To sum up, first of all, it was seen as more important that men have jobs. Second, women themselves would be glad to be allowed to stay at home in their cosy and creative kitchens. A third important factor was that reducing female employment was even seen as economically efficient. Without women, employers could save social provisions for women, such as maternity leave and childcare.
Taking into account all these arguments, one gets the impressions that women really are the ones that have to go home, or even want to go home and therefore are the most affected by unemployment.
But, is this the whole truth? What do the statistics say?
Women go to work anyway. The statistics
According to the survey data given by the state statistical service GOSKOMSTAT, there are only slightly less women unemployed than men and the percentage is even declining. According to the survey data provided by GOSKOMSTAT, in October 50,5 % of the unemployed were men and 49,5% women. In March 1995 55,3% were men and 44,7% women.
However, the survey figures of the registered unemployed show a different situation. Here more than two thirds are women. In December 1992, women made up 72.2% of the registered unemployed, whereas in March 1995 their percentage had declined to 62.3%.
Men are less likely to register
The figures by GOSKOMSTAT are the ones to be internationally comparable, as they are five times higher than the ones of the registered unemployed. However, it is also important to understand that men seem less likely to register as unemployed and that the reasons for this phenomenon are gender related, as well. Men generally receive higher wages than women and consider themselves as the primary breadwinner of the family. That?s why they feel humiliated by registering as unemployed. In addition to that, unemployed men earn a lot more than unemployed women by subsidiary economic activity and thus are less eligible to register.
Thus, we can conclude that according to statistics, in Russia unemployment is by no means mainly a women?s problem.
Moreover, instead of having mass lay-offs of women, many enterprises generally avoided this, but tried to preserve the ?backbone? of their labour collectives by using other strategies such as administrative leave, forced retirement of working pensioners, and late payment of wages.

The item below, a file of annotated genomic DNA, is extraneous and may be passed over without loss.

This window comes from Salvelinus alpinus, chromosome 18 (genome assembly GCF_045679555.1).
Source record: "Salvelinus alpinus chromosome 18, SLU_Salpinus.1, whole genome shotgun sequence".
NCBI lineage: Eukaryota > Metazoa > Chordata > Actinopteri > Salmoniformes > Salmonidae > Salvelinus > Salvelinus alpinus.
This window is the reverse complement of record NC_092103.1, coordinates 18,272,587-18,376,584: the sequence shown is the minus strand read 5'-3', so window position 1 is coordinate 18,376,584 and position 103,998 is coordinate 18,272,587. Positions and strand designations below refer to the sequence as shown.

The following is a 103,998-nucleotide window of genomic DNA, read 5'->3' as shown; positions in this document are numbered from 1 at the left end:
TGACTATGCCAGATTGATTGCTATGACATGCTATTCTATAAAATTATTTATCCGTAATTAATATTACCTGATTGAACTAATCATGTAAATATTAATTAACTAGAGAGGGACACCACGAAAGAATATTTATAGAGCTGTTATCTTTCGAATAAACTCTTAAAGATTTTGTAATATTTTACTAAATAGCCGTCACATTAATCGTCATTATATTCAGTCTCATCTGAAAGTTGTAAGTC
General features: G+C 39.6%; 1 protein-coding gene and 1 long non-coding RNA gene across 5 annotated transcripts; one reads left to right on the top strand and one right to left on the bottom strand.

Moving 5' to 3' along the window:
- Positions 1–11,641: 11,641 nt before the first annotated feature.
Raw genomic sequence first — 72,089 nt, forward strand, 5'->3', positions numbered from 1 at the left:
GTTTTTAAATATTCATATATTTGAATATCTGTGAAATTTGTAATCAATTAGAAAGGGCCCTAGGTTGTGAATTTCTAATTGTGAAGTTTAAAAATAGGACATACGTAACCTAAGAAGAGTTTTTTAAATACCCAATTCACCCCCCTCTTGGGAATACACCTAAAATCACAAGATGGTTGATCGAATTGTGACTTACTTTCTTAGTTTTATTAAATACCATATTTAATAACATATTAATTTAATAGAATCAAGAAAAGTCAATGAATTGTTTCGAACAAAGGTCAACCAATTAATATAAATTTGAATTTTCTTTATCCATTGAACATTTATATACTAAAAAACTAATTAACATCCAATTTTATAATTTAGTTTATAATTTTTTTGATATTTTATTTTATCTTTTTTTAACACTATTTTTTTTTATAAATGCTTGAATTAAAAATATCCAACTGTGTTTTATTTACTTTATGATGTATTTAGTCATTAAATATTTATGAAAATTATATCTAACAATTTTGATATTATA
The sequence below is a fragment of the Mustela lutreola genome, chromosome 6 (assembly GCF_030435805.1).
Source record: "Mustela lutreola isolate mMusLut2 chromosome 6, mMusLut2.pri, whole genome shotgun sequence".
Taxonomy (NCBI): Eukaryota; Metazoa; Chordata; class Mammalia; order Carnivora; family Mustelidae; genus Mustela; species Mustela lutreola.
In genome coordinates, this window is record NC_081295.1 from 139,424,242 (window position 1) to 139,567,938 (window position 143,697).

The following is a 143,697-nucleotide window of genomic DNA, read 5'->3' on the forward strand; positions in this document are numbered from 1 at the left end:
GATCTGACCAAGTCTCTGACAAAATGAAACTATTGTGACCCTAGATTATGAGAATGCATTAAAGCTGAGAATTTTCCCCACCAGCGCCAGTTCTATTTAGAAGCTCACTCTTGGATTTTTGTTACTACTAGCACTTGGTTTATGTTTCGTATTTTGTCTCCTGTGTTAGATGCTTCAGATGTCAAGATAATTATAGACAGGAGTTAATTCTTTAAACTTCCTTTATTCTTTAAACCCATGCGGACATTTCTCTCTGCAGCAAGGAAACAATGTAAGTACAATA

Women are less likely to leave their jobs voluntarily
Because of these strategies, slightly more of the employees leave their jobs voluntarily than those who had to leave because of lay-offs or the closure of their enterprises. In this context, women are less likely to leave work voluntarily. Among unemployed women, 31% left voluntarily and 39% lost their job as a result of lay-offs. Among unemployed men, 40% left voluntarily and 29% had to go because of lay-offs. These figures suggest that, women cling to their work whenever they can and are more likely than men to stay until they are forced to leave.
This suggestion is proven by the example of men leaving industry in greater numbers than women. These men may be leaving to find better-paid work in the private sector, while women are too scared to leave. For women, labour market prospects are more insecure.
Thus, we can conclude that women, even in the face of late payment of wages, compulsory unpaid leave, deteriorating wages and working conditions, are not at all eager to return to their homes but hold on to their work as long as they can.
Even if their husbands? wages were sufficient to support the family, the majority of women would keep on working.
Why women don?t quit their jobs and why employers sometimes support them you can read here.